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Signs And Symptoms Of Retinal Detachment

Signs And Symptoms Of Retinal Detachment

The retina is a thin layer of tissue that lines the back of your eye. The retina receives the light that the lens has focussed and then converts the light into neural signals and sends these signals to the brain for visual recognition. Due to the retina’s vital role in vision, damage to the retina can cause permanent vision loss and blindness. Retinal detachment occurs when the retina is pulled away from its normal position at the back of the eye. A retinal detachment usually only occurs in one eye and is considered a medical emergency.

Signs And Symptoms Of Retinal Detachment 

The symptoms of retinal detachment often come on quickly. If the retinal detachment is not treated right away, more of the retina can detach—which increases the risk of permanent vision loss or blindness. Signs and symptoms of retinal detachment include:

  • Sudden, brief flashes of light in the central and peripheral vision
  • Significant increase in the number of floaters (black spots or squiggly lines in field of vision)
  • A shadow appearing in peripheral vision which gradually becomes more noticeable in central vision
  • A sensation that a transparent curtain is coming down over the field of vision
  • Heavy eyes

If you notice any of the signs and symptoms occurring with your vision, visit your optometrist or emergency room right away to receive treatment. 

Who Is At Risk For Retinal Detachment

Retinal detachment can happen to anyone, however, some individuals are more at risk than others. You are at higher risk if:

  • A family member has had retinal detachment before
  • You have suffered from a serious eye injury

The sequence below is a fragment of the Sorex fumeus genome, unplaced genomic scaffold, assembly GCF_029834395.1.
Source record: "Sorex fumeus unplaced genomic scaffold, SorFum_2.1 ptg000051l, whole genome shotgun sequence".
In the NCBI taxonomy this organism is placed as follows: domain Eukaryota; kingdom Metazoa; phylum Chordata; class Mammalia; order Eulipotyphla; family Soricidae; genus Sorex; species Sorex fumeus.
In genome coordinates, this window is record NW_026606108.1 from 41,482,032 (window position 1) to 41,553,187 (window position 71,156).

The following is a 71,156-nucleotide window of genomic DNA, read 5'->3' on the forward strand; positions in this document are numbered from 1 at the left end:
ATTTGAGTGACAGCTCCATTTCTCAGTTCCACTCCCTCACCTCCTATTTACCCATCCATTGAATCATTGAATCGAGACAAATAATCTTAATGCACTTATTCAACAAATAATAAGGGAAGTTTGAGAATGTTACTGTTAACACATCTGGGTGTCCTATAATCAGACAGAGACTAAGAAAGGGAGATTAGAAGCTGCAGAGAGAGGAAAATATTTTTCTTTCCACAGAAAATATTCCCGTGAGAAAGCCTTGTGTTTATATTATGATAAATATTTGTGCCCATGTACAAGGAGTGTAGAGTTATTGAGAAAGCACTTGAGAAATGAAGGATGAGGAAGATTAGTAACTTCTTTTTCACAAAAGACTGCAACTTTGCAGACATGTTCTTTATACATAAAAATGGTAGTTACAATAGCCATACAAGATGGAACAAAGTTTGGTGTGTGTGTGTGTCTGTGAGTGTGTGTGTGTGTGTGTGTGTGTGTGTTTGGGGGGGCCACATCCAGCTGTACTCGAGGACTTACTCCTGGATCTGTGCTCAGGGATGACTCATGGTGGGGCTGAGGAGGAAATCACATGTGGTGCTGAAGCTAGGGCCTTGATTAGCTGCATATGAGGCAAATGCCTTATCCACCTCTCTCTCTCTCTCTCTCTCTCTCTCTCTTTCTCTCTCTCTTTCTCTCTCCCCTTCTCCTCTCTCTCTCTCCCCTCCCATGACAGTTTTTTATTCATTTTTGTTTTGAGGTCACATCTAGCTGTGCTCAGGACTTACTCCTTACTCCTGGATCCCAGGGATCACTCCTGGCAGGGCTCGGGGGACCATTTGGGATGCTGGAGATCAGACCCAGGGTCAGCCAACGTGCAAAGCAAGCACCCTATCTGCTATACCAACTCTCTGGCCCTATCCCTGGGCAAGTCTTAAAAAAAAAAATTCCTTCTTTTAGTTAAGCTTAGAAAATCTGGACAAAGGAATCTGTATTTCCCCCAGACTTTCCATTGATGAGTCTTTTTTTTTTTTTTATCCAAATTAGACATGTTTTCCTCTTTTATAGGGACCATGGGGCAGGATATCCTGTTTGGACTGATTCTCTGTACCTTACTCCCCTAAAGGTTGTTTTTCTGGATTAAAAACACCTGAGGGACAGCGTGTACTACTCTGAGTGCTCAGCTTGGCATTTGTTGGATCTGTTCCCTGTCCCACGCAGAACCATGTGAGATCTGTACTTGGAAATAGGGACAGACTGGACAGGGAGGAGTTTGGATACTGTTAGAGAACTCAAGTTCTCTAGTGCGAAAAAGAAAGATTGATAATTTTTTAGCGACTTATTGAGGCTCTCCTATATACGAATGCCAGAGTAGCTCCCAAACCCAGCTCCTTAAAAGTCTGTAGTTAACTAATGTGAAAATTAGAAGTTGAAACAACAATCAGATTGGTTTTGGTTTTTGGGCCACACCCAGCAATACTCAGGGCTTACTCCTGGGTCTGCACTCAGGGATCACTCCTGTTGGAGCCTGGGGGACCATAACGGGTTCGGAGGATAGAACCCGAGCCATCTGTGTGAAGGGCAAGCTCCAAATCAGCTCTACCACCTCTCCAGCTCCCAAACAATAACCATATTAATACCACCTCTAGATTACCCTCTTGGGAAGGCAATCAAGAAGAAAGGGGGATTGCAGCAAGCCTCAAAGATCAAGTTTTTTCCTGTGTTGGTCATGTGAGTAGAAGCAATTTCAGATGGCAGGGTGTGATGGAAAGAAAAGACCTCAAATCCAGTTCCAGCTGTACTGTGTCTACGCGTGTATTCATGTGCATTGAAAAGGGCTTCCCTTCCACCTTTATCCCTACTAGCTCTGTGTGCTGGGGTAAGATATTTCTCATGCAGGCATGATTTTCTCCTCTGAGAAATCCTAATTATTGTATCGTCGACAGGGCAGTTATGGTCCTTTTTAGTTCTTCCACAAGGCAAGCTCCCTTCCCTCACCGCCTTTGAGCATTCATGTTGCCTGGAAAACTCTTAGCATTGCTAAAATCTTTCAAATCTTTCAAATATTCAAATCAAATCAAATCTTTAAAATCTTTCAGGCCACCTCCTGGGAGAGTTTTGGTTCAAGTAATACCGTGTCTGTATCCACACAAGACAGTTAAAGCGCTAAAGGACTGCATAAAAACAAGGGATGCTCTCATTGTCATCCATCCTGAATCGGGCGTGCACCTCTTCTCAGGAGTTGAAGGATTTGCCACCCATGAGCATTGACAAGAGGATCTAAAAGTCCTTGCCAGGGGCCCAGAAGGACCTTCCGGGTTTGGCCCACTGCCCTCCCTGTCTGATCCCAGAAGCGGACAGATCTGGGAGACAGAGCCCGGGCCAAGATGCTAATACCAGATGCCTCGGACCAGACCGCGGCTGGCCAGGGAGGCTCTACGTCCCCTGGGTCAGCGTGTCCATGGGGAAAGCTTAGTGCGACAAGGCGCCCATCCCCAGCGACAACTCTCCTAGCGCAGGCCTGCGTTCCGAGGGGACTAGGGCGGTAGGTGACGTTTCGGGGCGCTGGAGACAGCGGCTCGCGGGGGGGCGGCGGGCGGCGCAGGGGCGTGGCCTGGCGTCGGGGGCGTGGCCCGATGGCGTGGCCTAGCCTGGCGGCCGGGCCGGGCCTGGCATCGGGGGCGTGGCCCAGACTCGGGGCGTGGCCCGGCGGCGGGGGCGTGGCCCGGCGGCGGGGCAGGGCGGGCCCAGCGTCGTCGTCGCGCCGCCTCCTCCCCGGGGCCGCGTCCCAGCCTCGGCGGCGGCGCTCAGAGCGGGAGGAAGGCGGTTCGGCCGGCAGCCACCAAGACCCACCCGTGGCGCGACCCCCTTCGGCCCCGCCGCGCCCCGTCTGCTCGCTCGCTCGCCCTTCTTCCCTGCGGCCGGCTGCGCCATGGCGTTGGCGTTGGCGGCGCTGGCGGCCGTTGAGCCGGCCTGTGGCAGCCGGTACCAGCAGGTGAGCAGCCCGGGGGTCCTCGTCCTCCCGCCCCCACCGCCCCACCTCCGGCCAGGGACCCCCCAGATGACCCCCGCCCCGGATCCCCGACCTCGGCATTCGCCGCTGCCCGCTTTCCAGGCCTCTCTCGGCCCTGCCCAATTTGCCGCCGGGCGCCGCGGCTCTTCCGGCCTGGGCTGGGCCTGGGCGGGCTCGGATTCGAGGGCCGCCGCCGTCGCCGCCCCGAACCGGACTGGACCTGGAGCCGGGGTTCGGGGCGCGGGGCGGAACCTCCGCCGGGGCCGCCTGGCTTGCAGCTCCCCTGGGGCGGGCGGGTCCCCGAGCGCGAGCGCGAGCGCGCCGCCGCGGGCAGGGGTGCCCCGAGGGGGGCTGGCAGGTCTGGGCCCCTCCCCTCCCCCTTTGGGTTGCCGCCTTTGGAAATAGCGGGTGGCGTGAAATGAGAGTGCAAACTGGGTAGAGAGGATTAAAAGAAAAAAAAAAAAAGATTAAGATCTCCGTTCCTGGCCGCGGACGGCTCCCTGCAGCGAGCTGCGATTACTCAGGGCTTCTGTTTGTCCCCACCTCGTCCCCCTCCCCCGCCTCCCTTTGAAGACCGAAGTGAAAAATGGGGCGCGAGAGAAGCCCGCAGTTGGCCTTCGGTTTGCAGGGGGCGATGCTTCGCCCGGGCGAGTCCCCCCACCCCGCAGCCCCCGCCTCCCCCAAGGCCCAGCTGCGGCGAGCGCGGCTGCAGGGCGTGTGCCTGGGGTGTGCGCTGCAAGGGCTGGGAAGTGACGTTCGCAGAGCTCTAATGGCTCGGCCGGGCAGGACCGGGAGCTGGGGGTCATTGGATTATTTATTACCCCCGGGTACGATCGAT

• You have diabetic retinopathy (a condition that affects the blood vessels in the eye of individuals with diabetes)
  • You suffer from extreme myopia (nearsightedness)

Treatments For Retinal Detachment

If you are experiencing any of the signs and symptoms of retinal detachment, it is crucial that you visit your eye doctor as soon as possible. They will perform retinal imaging to take a high-resolution photo of the back of your eye to confirm that your retina has pulled away from its position. 

Depending on how much your retina has detached and what type of retinal detachment you have, your optometrist may recommend one of these treatment options to repair any damage that has occured to the retina as well as move it back into its correct position: 

Cryotherapy: This treatment involves using a small probe to freeze and destroy abnormal or diseased tissue at the back of the eye. The procedure produces a delicate scar that connects the retina to the back of the eye. 

Laser Treatment: A laser beam is directed through an ophthalmoscope ( a handheld device used to see the interior of the eye). A laser burns through the retinal tear resulting in scarring tissue that re-attaches the retina to the wall of the eye. 

Book Your Comprehensive Eye Exam Today

Retinal detachment is a serious condition, and the symptoms should not be taken lightly. The condition can quickly lead to permanent alterations to your vision or blindness. The best way to prevent retinal detachment from occurring is by visiting your eye doctor for regular eye exams. They will be able to use retinal imaging to detect early signs of retinal detachment before you begin to notice the uncomfortable symptoms. Although there is not a way to prevent retinal detachment from happening, visits with your optometrist can help determine if you are at risk of the condition. 

Our team of experienced eye doctors at Market Mall Optometry in NW Calgary understands just how important regular eye exams are for your overall health. To book a comprehensive eye exam, contact Market Mall Optometry by calling 403-286-4884 or filling out our online contact form.


Q: How often should I visit my optometrist?
A: Adults over the age of 18 should visit their eye doctor once every two years. Individuals 65+ should visit their eye doctor annually. 

Q: Does retinal detachment hurt?
A: Retinal detachment is painless. However, the symptoms of the condition such as floaters can be irritating and uncomfortable. 

Q: What is retinal imaging?
A: Retinal imaging helps your optometrist better assess the health of your eye by using a high-resolution camera that takes a photo of the interior of your eye. 

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